March 31, 2003

Horses cross first finish line…

Why bother calling them candidates?

Nope, they’re horses in a race. This metaphor makes it easy for the press to focus on the easy stuff (such as counting money) and easy to avoid the difficult stuff (such as explaining policy). And horse Howard Dean, despite meeting expectations, is behind the pack. Here’s the spin:

Tony Coelho, who helped manage Al Gore’s 2000 presidential campaign, said he was impressed by how much Dean raised in a short time. Meeting expectations and showing momentum are as important – and maybe more important – than having the highest total right now, he said.

“It’s not only what you have in the bank, it’s what can you do next,” Coelho said. “The issue is do you have an organization to raise money and do you have the credibility to go longer.”

Nice try.

In case you’re interested in something Howard Dean might have said recently, I have posted my analysis of his speech to the California State Democratic Convention on Presidential Campaign Rhetoric 2004.

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  1. Rebecca 

    Re: Howard Dean’s speech. That you actually read this stuff and LIKE it is in itself amazing! You are either a masochist or a very strange man! 😉 I really enjoyed the part of his speech where he wants to know why Congress voted for the “No Child Left Behind” bill—well DUH Howard, it was essentially written by uber-liberal Teddy Kennedy! It’s gonna be a long, mind-numbing campaign! (Especially for me, since I live on the cusp of Iowa!)

  2. acline 

    I like lots of stuff. 🙂

    As for the “Child” thing—I think he’s upset that funds are apparently being held. And while it may have been written by Teddy, Bush was a big backer…even appearing in public with ol’ Ted being all buddy-buddy. Those were the “I’m a uniter not a divider” days. Hmmmmm…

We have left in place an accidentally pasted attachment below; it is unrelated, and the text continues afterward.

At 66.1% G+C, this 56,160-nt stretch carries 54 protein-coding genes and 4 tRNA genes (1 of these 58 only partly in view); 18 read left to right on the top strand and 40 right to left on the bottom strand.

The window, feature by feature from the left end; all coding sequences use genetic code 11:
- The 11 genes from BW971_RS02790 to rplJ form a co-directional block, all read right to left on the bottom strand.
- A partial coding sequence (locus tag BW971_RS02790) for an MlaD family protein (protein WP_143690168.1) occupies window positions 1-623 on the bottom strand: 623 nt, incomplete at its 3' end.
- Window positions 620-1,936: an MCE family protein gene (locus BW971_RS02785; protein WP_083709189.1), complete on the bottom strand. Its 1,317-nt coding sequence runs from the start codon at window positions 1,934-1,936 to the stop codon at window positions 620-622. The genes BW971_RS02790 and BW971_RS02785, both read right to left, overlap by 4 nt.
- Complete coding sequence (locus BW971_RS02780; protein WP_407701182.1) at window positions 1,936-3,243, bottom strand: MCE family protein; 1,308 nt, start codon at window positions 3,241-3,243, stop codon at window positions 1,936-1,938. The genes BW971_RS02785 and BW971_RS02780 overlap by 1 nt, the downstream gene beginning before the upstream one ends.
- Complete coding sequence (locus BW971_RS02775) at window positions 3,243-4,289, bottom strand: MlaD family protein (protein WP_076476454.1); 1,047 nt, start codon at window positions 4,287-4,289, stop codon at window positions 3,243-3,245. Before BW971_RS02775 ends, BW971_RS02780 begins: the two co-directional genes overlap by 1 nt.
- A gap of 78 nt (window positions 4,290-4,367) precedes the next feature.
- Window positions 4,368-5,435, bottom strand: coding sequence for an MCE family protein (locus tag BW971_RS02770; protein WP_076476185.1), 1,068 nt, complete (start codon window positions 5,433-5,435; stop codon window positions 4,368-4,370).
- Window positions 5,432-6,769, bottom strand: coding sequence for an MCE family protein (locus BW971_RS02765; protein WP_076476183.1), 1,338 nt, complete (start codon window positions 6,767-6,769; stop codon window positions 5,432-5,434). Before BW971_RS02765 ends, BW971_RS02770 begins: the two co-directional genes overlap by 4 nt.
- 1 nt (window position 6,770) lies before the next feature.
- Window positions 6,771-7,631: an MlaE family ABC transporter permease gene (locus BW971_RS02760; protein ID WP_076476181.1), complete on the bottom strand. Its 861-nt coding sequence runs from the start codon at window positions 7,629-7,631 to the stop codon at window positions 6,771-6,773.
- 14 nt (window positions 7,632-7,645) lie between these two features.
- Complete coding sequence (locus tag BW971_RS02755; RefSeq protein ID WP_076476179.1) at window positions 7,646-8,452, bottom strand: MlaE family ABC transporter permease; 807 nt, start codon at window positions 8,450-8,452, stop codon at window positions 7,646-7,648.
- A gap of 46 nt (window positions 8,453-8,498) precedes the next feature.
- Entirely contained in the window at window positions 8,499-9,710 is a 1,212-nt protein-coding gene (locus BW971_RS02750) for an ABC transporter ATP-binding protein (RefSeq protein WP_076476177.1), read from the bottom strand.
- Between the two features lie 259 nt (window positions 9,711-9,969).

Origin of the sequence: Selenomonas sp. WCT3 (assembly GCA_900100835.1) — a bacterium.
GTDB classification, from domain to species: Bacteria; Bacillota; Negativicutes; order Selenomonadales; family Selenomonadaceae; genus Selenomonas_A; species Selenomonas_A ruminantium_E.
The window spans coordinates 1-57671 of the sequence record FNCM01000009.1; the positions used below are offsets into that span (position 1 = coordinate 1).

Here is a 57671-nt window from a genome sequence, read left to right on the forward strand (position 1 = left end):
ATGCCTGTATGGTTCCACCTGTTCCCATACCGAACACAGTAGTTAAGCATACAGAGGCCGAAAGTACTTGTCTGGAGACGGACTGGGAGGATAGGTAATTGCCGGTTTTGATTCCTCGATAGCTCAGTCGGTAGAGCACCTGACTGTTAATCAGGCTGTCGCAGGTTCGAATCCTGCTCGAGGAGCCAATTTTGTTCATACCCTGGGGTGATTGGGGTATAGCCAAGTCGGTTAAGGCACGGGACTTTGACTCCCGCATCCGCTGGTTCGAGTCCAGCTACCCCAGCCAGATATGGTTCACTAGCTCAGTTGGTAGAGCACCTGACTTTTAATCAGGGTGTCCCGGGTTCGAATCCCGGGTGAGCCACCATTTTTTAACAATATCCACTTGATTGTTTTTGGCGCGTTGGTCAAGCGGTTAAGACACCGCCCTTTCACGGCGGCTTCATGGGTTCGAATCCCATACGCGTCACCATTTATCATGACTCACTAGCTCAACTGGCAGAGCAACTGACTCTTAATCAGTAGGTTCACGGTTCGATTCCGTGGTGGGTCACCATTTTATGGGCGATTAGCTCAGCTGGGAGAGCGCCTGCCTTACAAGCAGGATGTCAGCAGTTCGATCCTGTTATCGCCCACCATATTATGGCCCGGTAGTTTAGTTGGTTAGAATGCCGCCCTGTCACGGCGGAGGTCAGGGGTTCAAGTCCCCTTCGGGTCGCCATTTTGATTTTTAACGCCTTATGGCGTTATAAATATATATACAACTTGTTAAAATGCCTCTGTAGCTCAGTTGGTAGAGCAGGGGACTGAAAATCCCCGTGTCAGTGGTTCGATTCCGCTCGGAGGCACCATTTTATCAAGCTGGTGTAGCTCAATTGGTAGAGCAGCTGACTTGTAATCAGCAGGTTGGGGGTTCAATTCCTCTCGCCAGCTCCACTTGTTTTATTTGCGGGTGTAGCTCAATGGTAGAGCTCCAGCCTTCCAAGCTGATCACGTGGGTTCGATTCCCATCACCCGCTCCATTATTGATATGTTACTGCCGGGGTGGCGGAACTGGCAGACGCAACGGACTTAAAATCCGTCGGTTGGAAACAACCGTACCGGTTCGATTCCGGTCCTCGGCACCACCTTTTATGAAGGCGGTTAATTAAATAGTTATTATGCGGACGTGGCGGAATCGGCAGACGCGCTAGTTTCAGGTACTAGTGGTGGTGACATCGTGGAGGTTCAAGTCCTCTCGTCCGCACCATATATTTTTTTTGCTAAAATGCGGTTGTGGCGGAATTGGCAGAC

3. Rebecca 

    Snarkiness aside (you know I don’t mean it!) how much of these speeches do you think actually reflect the candidate, and how much of the speech is due the the speechwriter’s skill? As for Howard Dean, I have to admit, I like what the media has shown of him so far, but I could never vote for someone so blase about national security. So he is the reverse of GWB – I like him (Dean), but not his policies!!

  4. acline 

    Your question about speechwriters is one I get from students all the time. Here’s what I’ve posted on TRN (regarding the President):

    “I am particularly interested in the office of the President of the United States. I say “office” because the presidency is more than one person; it is many voices that speak through one person in an attempt to create a unified political agent we call the president. President George W. Bush speaks as the president, but his words are crafted for him by speech writers and edited for style and political content by political aides. The voice we come to know as that of George W. Bush is actually a complex amalgam, although Bush is ultimately politically responsible for these words and this voice.”

    I’d say the same goes for any politician that uses a speechwriter. Once spoken, the politician takes responsibility for those words.

    Dean is an interesting case because he’s prone to speaking extemporaneously…and he’s not too bad at it (certainly not in Alan Keyes’ league). Check out my analysis of his farewell address, which he delivered on the fly.

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